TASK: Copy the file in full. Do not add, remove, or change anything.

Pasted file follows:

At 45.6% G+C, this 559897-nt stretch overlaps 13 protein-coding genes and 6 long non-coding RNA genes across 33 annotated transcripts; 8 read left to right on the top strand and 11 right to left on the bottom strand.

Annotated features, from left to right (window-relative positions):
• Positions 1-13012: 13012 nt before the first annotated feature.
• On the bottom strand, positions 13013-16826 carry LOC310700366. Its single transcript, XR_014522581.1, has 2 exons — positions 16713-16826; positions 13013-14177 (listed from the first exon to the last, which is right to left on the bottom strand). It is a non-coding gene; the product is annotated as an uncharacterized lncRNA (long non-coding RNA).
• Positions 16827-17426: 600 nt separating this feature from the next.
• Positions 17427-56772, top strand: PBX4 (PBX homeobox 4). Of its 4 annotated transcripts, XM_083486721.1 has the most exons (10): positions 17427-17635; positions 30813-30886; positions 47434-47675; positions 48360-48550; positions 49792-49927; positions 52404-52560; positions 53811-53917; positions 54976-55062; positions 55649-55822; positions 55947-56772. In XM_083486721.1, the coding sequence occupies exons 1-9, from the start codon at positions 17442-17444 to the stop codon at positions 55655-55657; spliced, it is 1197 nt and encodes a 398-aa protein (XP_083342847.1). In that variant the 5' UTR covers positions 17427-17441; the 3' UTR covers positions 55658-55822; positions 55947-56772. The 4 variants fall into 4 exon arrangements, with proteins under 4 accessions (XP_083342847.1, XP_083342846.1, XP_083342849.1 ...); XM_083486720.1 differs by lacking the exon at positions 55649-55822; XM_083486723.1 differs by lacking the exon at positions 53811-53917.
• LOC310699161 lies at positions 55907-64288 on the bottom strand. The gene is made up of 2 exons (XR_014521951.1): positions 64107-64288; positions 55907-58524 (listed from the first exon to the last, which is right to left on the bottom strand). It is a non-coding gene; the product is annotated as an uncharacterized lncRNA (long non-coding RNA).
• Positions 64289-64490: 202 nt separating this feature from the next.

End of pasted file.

At 45.6% G+C, this 559897-nt stretch overlaps 13 protein-coding genes and 6 long non-coding RNA genes across 33 annotated transcripts; 8 read left to right on the top strand and 11 right to left on the bottom strand.

Annotated features, from left to right (window-relative positions):
• Positions 1-13012: 13012 nt before the first annotated feature.
• On the bottom strand, positions 13013-16826 carry LOC310700366. Its single transcript, XR_014522581.1, has 2 exons — positions 16713-16826; positions 13013-14177 (listed from the first exon to the last, which is right to left on the bottom strand). It is a non-coding gene; the product is annotated as an uncharacterized lncRNA (long non-coding RNA).
• Positions 16827-17426: 600 nt separating this feature from the next.
• Positions 17427-56772, top strand: PBX4 (PBX homeobox 4). Of its 4 annotated transcripts, XM_083486721.1 has the most exons (10): positions 17427-17635; positions 30813-30886; positions 47434-47675; positions 48360-48550; positions 49792-49927; positions 52404-52560; positions 53811-53917; positions 54976-55062; positions 55649-55822; positions 55947-56772. In XM_083486721.1, the coding sequence occupies exons 1-9, from the start codon at positions 17442-17444 to the stop codon at positions 55655-55657; spliced, it is 1197 nt and encodes a 398-aa protein (XP_083342847.1). In that variant the 5' UTR covers positions 17427-17441; the 3' UTR covers positions 55658-55822; positions 55947-56772. The 4 variants fall into 4 exon arrangements, with proteins under 4 accessions (XP_083342847.1, XP_083342846.1, XP_083342849.1 ...); XM_083486720.1 differs by lacking the exon at positions 55649-55822; XM_083486723.1 differs by lacking the exon at positions 53811-53917.
• LOC310699161 lies at positions 55907-64288 on the bottom strand. The gene is made up of 2 exons (XR_014521951.1): positions 64107-64288; positions 55907-58524 (listed from the first exon to the last, which is right to left on the bottom strand). It is a non-coding gene; the product is annotated as an uncharacterized lncRNA (long non-coding RNA).
• Positions 64289-64490: 202 nt separating this feature from the next.